Talks on cooperative efforts continue between representatives of the Shelter Island School District and the private, non-denominational Shelter Island Preschool (SIP) operated at the Presbyterian Church.
But to guide officials at both schools for decisions on preschool classes for the 2016-17 school year, statistics have to be updated.
While the school district takes its own census every few years, some families may have been missed. The district and SIP sent out letters this week, asking parents about children who will be 4 years old in September, specifically asking:
• Do you plan to enroll them in the half-day prekindergarten morning program at the school?
• Do you have an interest in piggy-backing on the half-day afternoon program offered by the private program so your child would spend a half day at the school and then be escorted to the half day program at the church?
• Do you plan to enroll them only in the half day program at the church?
The district’s prekindergarten program will be entering its third year in September and so far, parents have been “delighted” with the progress their children have made, Academic Administrator Jennifer Rylott said. Not only does the preschool program help socialize children early and teach them basic skills, it makes their transition to kindergarten easier, she added.
Parents who expect to enroll a child in either of the 4-year-old prekindergarten programs or in both in September, should call Ms. Rylott at 749-0302 extension 143 or email her at [email protected]
The preschool experience can often identify learning problems early to avoid costly special education services later, according to Shelter Island Preschool treasurer Nicholas Morehead.
The public school prekindergarten program is without cost to parents. SIP has charged $350 a month for children enrolled in a combined 3- and 4-year-old class that meets five mornings a week. SIP will continue its efforts to provide scholarships and financial aid to those parents who can’t afford full tuition costs, according to board member Kelly Surerus.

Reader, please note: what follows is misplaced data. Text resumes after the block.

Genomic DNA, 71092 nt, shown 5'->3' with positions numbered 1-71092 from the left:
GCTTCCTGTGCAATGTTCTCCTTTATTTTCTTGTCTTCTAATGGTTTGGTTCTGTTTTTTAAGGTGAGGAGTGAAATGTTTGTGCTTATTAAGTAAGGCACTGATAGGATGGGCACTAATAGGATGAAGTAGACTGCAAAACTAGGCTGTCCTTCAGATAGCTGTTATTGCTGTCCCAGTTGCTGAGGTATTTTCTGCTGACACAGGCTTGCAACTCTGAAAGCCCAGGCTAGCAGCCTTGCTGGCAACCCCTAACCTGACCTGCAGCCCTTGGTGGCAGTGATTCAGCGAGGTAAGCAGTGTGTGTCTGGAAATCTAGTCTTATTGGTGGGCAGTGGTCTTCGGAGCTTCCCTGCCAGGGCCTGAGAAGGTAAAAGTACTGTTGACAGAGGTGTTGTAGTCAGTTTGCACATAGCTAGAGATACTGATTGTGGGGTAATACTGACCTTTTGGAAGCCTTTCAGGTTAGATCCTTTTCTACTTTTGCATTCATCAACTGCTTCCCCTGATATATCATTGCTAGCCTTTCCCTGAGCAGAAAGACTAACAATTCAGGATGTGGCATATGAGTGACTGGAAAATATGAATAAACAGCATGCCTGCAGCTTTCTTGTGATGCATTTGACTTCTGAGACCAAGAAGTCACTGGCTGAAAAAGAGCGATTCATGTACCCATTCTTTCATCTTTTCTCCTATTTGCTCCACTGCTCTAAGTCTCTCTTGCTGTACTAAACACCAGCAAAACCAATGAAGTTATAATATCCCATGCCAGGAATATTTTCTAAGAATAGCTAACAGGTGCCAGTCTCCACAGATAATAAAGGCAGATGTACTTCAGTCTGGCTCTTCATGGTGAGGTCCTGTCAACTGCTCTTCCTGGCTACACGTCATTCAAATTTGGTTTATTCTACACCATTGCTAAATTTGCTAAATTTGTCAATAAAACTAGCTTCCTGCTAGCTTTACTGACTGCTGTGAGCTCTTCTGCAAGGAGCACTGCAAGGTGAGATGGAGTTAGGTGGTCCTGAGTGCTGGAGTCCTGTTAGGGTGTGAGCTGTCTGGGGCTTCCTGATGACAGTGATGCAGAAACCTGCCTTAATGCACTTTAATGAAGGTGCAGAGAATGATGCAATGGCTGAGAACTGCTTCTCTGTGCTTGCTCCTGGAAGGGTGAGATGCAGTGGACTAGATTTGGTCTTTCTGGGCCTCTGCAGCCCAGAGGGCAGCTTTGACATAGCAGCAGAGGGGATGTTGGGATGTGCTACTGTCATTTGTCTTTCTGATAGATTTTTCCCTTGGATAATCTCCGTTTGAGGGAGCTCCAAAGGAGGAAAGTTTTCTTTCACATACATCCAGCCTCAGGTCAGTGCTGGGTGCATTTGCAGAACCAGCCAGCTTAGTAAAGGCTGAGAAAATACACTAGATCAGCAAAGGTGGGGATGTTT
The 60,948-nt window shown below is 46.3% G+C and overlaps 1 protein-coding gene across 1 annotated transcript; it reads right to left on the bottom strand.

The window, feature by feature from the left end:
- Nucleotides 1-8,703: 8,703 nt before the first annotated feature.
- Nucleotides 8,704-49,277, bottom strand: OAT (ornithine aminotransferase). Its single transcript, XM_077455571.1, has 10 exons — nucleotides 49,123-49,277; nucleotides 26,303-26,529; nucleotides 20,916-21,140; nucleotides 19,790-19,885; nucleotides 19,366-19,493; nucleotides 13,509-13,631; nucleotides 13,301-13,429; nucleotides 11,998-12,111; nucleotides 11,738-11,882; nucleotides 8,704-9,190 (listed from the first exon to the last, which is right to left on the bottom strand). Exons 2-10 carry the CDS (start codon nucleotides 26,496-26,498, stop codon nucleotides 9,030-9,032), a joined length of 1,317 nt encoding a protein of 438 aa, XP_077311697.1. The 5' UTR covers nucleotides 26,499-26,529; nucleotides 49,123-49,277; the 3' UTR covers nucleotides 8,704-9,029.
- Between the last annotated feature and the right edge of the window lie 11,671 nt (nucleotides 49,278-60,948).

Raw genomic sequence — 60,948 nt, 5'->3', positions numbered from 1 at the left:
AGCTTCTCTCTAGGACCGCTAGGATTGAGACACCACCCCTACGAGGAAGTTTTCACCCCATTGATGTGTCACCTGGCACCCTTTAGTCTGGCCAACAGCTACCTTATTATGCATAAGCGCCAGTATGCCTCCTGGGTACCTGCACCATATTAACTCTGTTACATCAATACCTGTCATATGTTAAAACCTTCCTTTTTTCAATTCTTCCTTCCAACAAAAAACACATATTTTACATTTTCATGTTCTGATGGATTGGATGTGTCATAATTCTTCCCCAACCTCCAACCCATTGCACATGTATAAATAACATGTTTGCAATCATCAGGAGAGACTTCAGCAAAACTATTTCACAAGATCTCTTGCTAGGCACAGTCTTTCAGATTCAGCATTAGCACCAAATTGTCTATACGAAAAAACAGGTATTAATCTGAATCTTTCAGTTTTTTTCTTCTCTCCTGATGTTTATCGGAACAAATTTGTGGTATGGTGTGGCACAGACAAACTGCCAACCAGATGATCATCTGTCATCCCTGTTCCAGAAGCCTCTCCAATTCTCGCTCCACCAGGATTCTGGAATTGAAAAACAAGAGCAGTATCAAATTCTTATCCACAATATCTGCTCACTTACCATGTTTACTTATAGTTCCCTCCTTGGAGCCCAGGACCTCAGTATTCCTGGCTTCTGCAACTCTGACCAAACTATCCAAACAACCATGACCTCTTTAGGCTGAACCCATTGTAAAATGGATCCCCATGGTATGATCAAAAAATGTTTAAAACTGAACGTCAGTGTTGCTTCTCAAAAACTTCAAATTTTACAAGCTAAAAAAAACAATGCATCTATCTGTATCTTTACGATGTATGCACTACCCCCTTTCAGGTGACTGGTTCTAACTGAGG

For working parents, a piggybacked program would give them about six hours of learning and other activities at far less cost that hiring a babysitter, Ms. Surerus said. What’s more, it would be with highly qualified teachers, she said, noting there is no daycare program on Shelter Island.
SIP has been offering preschool classes for 37 years, managing on tuition and contributions, but knew once the public school district started offering a preschool program, it would cut into revenues, board president, Victoria Weslek said.
It became critical this year when the district announced plans to take all eligible 4-year-olds. Three members of the Board of Education along with Superintendent Leonard Skuggevik and Ms. Rylott have been meeting with the SIP board to work out a solution to maintain both programs.
While public school tax money can’t be used for the private program, some fundraising can be supported to help SIP, Mr. Skuggevik said.
The SIP board is looking into other programs it can add to augment its preschool classes so if it ends up with only a few or no 4-year-old students, it can still offer its classes to 2- and 3-year-old children.